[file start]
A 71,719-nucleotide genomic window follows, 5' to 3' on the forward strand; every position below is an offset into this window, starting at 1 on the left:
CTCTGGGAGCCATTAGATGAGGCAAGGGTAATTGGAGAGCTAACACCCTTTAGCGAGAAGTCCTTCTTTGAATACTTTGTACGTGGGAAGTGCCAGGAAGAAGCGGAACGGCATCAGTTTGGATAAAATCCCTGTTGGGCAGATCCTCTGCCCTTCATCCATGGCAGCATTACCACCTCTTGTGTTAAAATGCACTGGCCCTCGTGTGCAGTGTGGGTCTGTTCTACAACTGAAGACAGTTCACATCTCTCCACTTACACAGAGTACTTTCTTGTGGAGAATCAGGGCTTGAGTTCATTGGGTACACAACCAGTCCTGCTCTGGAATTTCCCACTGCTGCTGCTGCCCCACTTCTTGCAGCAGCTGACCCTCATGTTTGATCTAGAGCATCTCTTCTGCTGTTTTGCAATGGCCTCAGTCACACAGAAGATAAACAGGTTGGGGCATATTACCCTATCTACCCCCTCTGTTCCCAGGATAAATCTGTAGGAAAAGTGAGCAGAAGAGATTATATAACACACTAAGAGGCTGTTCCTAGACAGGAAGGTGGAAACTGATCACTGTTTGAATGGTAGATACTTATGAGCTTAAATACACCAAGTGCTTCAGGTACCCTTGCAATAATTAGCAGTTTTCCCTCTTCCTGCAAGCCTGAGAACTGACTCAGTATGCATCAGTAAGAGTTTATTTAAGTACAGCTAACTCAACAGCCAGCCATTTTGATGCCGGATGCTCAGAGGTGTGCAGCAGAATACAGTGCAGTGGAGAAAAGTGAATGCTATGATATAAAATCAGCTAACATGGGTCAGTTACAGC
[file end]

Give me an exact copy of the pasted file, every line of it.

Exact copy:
A 71,719-nucleotide genomic window follows, 5' to 3' on the forward strand; every position below is an offset into this window, starting at 1 on the left:
CTCTGGGAGCCATTAGATGAGGCAAGGGTAATTGGAGAGCTAACACCCTTTAGCGAGAAGTCCTTCTTTGAATACTTTGTACGTGGGAAGTGCCAGGAAGAAGCGGAACGGCATCAGTTTGGATAAAATCCCTGTTGGGCAGATCCTCTGCCCTTCATCCATGGCAGCATTACCACCTCTTGTGTTAAAATGCACTGGCCCTCGTGTGCAGTGTGGGTCTGTTCTACAACTGAAGACAGTTCACATCTCTCCACTTACACAGAGTACTTTCTTGTGGAGAATCAGGGCTTGAGTTCATTGGGTACACAACCAGTCCTGCTCTGGAATTTCCCACTGCTGCTGCTGCCCCACTTCTTGCAGCAGCTGACCCTCATGTTTGATCTAGAGCATCTCTTCTGCTGTTTTGCAATGGCCTCAGTCACACAGAAGATAAACAGGTTGGGGCATATTACCCTATCTACCCCCTCTGTTCCCAGGATAAATCTGTAGGAAAAGTGAGCAGAAGAGATTATATAACACACTAAGAGGCTGTTCCTAGACAGGAAGGTGGAAACTGATCACTGTTTGAATGGTAGATACTTATGAGCTTAAATACACCAAGTGCTTCAGGTACCCTTGCAATAATTAGCAGTTTTCCCTCTTCCTGCAAGCCTGAGAACTGACTCAGTATGCATCAGTAAGAGTTTATTTAAGTACAGCTAACTCAACAGCCAGCCATTTTGATGCCGGATGCTCAGAGGTGTGCAGCAGAATACAGTGCAGTGGAGAAAAGTGAATGCTATGATATAAAATCAGCTAACATGGGTCAGTTACAGC